LOS ANGELES — Northrop Grumman has stood up a pair of teams dedicated to developing a "sixth-generation" fighter for both the Navy and Air Force, years before the services intend to issue requests for information on potential replacements for current aircraft.

It's an aggressive move that Tom Vice, president of Northrop's aerospace division, hopes will pay off in a big way for his company.

"Northrop Grumman will compete for the next generation fighter," Vice flatly declared, noting that there is a program manager already leading a team of Northrop staffers on the program.

When asked whether he envisioned Northrop acting as a prime contractor on a future fighter, he added "of course."

Vice's comments were made during a trip to Northrop facilities in California, arranged and paid for by the company.

Both the Air Force and Navy have begun preliminary planning for what is referred to as next-generation air dominance, or, more colloquially, "sixth-generation" fighters. After working together on the F-35 joint strike fighter, the two services are currently looking at procuring their own respective jets.

The Navy's programs is dubbed F/A-XX, while the Air Force's effort is known as F-X. In September, Col. Tom Coglitore, Air Superiority Core Function Team chief at Air Combat Command, told Defense News he wants to see Milestone A acquisition activity in early fiscal 2018.

A spokesman for Northrop confirmed that there are individual teams focused on each of the service requirements.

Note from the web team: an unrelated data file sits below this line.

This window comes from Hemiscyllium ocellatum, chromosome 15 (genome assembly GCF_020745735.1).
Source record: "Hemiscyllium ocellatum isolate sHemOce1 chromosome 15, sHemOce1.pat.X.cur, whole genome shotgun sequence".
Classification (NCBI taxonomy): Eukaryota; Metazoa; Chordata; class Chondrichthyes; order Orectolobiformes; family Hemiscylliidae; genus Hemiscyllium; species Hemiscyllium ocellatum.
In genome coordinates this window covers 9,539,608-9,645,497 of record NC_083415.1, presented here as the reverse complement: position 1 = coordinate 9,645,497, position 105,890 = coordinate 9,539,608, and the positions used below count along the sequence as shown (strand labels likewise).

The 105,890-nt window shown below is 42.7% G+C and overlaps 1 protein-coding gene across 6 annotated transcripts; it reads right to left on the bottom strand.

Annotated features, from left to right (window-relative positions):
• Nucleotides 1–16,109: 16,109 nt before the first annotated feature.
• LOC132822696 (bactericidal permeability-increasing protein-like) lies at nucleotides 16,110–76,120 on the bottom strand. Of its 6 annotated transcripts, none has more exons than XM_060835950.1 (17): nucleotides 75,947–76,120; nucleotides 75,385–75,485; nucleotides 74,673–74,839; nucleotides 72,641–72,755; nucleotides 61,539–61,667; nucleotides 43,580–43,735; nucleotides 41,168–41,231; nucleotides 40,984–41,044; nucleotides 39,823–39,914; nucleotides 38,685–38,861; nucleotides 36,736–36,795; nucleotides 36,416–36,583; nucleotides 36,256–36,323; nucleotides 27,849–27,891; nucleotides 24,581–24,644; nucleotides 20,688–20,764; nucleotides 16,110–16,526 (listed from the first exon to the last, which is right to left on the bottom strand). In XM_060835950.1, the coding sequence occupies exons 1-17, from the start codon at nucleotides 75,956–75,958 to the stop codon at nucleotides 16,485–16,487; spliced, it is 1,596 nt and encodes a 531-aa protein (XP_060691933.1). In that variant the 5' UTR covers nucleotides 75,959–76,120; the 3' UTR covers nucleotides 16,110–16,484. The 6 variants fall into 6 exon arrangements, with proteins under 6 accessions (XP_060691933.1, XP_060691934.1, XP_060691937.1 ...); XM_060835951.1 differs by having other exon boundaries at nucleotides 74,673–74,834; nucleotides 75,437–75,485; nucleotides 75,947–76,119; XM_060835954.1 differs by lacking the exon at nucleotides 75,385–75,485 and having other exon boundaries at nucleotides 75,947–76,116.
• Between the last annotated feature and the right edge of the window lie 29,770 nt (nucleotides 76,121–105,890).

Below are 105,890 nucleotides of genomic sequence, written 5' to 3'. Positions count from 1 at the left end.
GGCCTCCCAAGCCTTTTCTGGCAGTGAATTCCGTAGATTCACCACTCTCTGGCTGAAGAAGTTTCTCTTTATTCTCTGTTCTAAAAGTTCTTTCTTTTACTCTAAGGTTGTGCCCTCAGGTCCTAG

Vice indicated that Northrop is looking at a supersonic, tailless airplane design as a potential solution, something he noted no one has ever done before.

"You don't see any supersonic airplanes today without tails," Vice said. "Why? It's really hard. But if you think about new ways to do advanced computing, very high speed processing, new materials – that's why the research we do is so important, so we can build what could likely be the next-generation fighter in 20 years. It's going to require that kind of technology, because to build that airplane is going to be really, really hard."

He also hinted that making a system optionally manned would be relatively easy for the company.

While Vice may be confident in his program, outside analysts have questioned whether Northrop can survive long-term as an attack airframe manufacturer, especially if it loses out on the Air Force's Long Range Strike-Bomber program.

That program is expected to award a contract to either Northrop or its competitor, a team of Lockheed Martin and Boeing, in late spring or early summer.

UPDATED 1/21/15: This story was updated to clarify that there are two Northrop teams working individually on the Navy and Air Force programs.

Email: amehta@defensenews.com

Twitter: @aaronmehta

Aaron Mehta was deputy editor and senior Pentagon correspondent for Defense News, covering policy, strategy and acquisition at the highest levels of the Defense Department and its international partners.

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